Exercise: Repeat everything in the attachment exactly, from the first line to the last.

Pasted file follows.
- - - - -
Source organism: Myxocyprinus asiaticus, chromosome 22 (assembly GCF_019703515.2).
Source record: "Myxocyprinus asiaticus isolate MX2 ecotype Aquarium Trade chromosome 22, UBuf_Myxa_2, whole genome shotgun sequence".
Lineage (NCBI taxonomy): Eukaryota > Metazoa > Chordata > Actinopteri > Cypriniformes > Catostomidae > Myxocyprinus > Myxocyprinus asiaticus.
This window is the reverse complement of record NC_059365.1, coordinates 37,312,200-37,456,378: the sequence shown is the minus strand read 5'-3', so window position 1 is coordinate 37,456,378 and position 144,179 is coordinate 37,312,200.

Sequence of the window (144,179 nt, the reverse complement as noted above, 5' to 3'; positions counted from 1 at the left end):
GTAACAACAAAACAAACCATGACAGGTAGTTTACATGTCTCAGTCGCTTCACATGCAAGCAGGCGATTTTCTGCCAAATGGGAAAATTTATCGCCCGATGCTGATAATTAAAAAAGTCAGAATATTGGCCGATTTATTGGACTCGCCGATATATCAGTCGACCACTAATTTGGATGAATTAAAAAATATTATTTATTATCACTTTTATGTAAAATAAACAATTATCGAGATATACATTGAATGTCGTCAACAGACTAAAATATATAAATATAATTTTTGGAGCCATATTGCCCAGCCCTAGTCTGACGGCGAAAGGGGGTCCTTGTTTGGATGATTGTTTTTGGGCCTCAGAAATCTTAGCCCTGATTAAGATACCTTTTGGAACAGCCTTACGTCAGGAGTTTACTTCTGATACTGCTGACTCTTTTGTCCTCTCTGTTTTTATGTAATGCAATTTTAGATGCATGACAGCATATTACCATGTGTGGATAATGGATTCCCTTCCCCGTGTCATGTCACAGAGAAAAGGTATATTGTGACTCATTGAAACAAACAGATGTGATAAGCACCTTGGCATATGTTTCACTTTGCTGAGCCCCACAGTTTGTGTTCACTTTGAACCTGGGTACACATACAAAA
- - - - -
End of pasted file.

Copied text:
Source organism: Myxocyprinus asiaticus, chromosome 22 (assembly GCF_019703515.2).
Source record: "Myxocyprinus asiaticus isolate MX2 ecotype Aquarium Trade chromosome 22, UBuf_Myxa_2, whole genome shotgun sequence".
Lineage (NCBI taxonomy): Eukaryota > Metazoa > Chordata > Actinopteri > Cypriniformes > Catostomidae > Myxocyprinus > Myxocyprinus asiaticus.
This window is the reverse complement of record NC_059365.1, coordinates 37,312,200-37,456,378: the sequence shown is the minus strand read 5'-3', so window position 1 is coordinate 37,456,378 and position 144,179 is coordinate 37,312,200.

Sequence of the window (144,179 nt, the reverse complement as noted above, 5' to 3'; positions counted from 1 at the left end):
GTAACAACAAAACAAACCATGACAGGTAGTTTACATGTCTCAGTCGCTTCACATGCAAGCAGGCGATTTTCTGCCAAATGGGAAAATTTATCGCCCGATGCTGATAATTAAAAAAGTCAGAATATTGGCCGATTTATTGGACTCGCCGATATATCAGTCGACCACTAATTTGGATGAATTAAAAAATATTATTTATTATCACTTTTATGTAAAATAAACAATTATCGAGATATACATTGAATGTCGTCAACAGACTAAAATATATAAATATAATTTTTGGAGCCATATTGCCCAGCCCTAGTCTGACGGCGAAAGGGGGTCCTTGTTTGGATGATTGTTTTTGGGCCTCAGAAATCTTAGCCCTGATTAAGATACCTTTTGGAACAGCCTTACGTCAGGAGTTTACTTCTGATACTGCTGACTCTTTTGTCCTCTCTGTTTTTATGTAATGCAATTTTAGATGCATGACAGCATATTACCATGTGTGGATAATGGATTCCCTTCCCCGTGTCATGTCACAGAGAAAAGGTATATTGTGACTCATTGAAACAAACAGATGTGATAAGCACCTTGGCATATGTTTCACTTTGCTGAGCCCCACAGTTTGTGTTCACTTTGAACCTGGGTACACATACAAAA